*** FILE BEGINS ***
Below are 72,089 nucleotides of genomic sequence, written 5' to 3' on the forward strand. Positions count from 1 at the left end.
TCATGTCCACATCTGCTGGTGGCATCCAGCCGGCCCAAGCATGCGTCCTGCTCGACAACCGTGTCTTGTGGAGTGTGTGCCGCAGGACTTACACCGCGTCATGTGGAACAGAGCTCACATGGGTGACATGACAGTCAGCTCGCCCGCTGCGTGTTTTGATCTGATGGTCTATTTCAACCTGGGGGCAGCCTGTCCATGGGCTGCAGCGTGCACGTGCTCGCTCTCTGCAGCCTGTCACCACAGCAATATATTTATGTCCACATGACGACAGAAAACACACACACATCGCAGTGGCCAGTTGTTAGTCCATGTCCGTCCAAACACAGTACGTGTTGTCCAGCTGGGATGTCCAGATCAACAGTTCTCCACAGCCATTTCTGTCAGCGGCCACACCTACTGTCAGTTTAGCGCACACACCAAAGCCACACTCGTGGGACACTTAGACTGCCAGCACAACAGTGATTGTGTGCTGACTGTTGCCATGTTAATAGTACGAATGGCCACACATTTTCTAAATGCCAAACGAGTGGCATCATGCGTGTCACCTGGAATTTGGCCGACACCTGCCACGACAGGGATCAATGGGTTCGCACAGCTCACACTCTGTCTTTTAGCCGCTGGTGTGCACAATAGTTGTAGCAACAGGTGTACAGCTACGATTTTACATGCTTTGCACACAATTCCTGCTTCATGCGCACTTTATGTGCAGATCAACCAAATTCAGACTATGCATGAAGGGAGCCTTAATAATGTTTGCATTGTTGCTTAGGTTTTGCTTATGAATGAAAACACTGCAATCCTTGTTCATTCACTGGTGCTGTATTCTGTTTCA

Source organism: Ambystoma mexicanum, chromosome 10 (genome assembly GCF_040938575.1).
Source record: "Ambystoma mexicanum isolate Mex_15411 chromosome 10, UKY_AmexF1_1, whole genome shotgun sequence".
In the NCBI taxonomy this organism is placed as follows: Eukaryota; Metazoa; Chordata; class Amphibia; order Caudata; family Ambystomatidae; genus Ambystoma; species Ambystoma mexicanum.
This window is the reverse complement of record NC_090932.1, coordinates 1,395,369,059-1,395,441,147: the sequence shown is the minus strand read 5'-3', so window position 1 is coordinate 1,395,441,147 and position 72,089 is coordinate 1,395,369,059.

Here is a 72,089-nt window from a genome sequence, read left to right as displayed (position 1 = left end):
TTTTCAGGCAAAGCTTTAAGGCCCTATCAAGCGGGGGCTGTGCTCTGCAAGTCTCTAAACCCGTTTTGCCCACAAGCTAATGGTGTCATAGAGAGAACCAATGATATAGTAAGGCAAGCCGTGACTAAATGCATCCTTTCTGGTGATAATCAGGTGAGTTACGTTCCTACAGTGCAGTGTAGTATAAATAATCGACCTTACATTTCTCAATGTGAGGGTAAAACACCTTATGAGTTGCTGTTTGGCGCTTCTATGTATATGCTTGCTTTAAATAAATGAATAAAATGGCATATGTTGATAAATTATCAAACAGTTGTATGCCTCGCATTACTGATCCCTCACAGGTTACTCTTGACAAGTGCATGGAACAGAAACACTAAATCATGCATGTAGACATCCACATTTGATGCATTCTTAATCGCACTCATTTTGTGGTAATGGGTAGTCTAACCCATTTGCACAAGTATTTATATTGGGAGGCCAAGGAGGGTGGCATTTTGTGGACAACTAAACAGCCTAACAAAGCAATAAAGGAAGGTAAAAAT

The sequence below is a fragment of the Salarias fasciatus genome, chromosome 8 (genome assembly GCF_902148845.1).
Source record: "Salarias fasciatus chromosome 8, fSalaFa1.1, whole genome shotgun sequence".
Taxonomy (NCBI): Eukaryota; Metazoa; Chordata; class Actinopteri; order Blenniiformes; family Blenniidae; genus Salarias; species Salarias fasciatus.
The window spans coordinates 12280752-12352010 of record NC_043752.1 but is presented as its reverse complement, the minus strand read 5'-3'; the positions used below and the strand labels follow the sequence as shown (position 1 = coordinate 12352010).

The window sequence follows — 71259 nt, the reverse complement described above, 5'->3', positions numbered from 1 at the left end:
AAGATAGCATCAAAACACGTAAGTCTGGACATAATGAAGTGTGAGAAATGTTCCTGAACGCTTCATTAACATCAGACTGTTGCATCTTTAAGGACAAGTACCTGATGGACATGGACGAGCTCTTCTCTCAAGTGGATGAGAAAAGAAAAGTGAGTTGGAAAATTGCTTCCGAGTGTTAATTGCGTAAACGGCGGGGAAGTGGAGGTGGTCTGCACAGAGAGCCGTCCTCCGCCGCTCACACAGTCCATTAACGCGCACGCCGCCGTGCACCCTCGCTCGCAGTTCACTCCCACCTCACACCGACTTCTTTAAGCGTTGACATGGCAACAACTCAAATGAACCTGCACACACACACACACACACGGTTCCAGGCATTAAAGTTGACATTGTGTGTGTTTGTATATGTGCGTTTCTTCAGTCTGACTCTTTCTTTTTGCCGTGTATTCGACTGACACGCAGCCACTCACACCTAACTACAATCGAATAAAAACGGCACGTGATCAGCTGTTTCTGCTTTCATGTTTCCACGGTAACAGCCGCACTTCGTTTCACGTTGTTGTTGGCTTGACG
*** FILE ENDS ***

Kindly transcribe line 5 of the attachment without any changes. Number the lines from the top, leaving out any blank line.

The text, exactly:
In the NCBI taxonomy this organism is placed as follows: Eukaryota; Metazoa; Chordata; class Amphibia; order Caudata; family Ambystomatidae; genus Ambystoma; species Ambystoma mexicanum.